2013 wasn’t a particularly strong year for me from a personal standpoint. However, I can say that what Proust once admonished has held true for me: pain is actually good for a person. Pain tests one’s mettle; it makes you stronger. While the past year has been a major bummer, it also made me perform a fair amount of reflection. I’ve come to terms with a lot of that which ailed me in the past. A major regret still lingers, although I will likely have an opportunity to reconcile that questionable decision in the coming year. Also, I can’t forget that while decisions may look bad in hind sight—and I’ve found over the last several years, each decision seems to carry a heavier weight, and I’ll likely face many more in the coming years—I wouldn’t be who I am today if it weren’t for certain decisions, even if said decisions may be viewed as mistakes. Life likely would have taken a different path, and it’s possible it may not have been for the better.
At any rate, 2013 wasn’t a bad year overall. I didn’t have a chance to explore too many new movies, but those that I did see were generally good. Bear in mind, this is coming from a guy who probably saw around 80 movies a year at one point in time. And I’m not exaggerating.
I saw Gravity in 3D and it was well worth the added price. The movie was successful in that not only is it a character study, but it also has incredible visual content. And even though Gravity was the most visually pleasing movie I saw released in 2013, my personal favorite was the more dialogue-heavy Frances Ha. It should come as no surprise I had to drive to Atlanta in order to see it. It was another character study, although one with much more depth than Gravity. It had flashes of Woody Allen in the sense that it was a distinctively New York film and it was loaded with witty dialogue. But the characters weren’t nearly as neurotic as Allen’s characters and there was so much more energy to this film, likely in part because the main character—a character I enjoyed and sympathized with—is a dancer. In fact, I thought the movie could be a cultural statement for people in their 20s today: we must learn to cope with the fact that we’re the first generation in a very long time not to have upward mobility. The American Dream ideal that you are afforded greater opportunities than your parents has been crushed and has resulted in a malaise among young people that has led to the delay of true adulthood.
Rather than take a traditional, crusty approach and say this is awful, I’m going to argue it is neither good nor bad. On the one hand, it does result in certain missed opportunities, chief among them beginning to save for retirement and getting an early start to a career. Also, as has been noted by researchers, the 20s are a critical age because they shape a person’s habits and behaviors for the remainder of their lives. But what is so truly wrong with making the 30s a critical decade? A person is still generally in good physical shape and much more world-wise with life experience. In some ways, it is refreshing to see 20-somethings like Frances who outright admit they’re still trying to figure things out. The hubris of 20-somethings who pretend to think they have it all figured out has long been viewed with scorn by 30-somethings and something laughable for 40-somethings. Also, given the fact that companies no longer show loyalty to employees, what is so great about employees showing loyalty to a company? We’re no longer in an age where the first company to hire a person post-graduation is generally the same company that will host the retirement party several decades from now. In fact, such a thing would be an anomaly. Many have already lost chunks of their retirement 401ks in recent economic hard times, so who’s to say the early jump on saving for retirement will pay off? It is likely to pay off with very cautious investments, but it seems that kind of tunnel-vision-thinking doesn’t always pay dividends.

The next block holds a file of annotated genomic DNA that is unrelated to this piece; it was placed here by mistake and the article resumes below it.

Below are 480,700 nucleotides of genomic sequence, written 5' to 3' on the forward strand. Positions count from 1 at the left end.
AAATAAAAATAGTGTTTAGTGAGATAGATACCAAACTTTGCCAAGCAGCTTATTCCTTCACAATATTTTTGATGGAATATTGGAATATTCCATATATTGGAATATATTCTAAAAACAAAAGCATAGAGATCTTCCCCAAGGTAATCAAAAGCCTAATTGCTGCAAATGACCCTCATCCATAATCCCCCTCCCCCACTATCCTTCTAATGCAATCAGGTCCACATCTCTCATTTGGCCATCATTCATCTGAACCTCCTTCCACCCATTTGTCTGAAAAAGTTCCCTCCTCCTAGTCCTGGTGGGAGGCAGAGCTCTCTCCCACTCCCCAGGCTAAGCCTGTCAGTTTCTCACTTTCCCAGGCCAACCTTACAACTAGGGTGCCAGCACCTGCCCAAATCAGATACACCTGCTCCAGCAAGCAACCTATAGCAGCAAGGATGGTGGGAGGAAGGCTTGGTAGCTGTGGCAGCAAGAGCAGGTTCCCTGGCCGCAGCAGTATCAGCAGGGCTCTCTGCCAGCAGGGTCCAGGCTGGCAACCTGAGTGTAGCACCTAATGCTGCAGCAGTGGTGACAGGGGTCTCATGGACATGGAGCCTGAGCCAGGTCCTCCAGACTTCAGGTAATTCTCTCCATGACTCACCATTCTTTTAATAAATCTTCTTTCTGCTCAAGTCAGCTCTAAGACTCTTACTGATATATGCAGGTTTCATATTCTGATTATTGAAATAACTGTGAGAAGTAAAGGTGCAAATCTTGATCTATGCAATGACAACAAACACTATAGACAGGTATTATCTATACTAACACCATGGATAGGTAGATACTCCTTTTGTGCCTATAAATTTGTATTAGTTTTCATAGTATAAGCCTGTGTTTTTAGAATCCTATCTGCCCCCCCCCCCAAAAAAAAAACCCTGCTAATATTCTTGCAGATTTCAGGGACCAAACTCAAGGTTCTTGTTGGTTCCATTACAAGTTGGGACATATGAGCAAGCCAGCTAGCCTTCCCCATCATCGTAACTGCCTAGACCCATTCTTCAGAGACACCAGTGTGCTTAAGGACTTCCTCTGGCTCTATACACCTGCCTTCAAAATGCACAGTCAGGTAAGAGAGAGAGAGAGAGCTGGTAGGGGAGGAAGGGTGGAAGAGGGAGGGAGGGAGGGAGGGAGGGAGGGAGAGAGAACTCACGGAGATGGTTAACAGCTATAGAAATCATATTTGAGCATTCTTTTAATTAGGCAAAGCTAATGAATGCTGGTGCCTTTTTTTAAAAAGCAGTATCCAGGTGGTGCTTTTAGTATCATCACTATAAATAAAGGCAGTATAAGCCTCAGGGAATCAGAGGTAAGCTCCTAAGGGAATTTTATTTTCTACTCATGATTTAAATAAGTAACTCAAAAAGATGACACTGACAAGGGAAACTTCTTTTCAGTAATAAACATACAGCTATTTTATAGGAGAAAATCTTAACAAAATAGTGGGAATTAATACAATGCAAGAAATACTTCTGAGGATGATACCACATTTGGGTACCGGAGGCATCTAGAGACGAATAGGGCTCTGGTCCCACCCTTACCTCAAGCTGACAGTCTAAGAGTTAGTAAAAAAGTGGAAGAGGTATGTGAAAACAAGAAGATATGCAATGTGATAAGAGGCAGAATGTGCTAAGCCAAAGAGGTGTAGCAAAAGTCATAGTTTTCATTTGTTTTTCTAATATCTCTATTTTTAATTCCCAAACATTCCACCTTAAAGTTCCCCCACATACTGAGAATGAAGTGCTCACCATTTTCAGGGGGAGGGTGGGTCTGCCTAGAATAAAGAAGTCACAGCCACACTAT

Frances Ha seems to share this sympathetic view toward today’s 20-somethings, perhaps even argues such a regression is unavoidable given today’s vastly different landscape. Thankfully, the movie doesn’t offer easy solutions either. Frances makes progress but remains unsettled at the movie’s end. Still, as a character she grows, and that is worth watching, especially when it is so well-written.
Any readers care to weigh in? Since I didn’t since nearly enough movies, what were the ones I missed out on and need to see?
I’m focusing on movies here, but will have followup posts on books and music as well.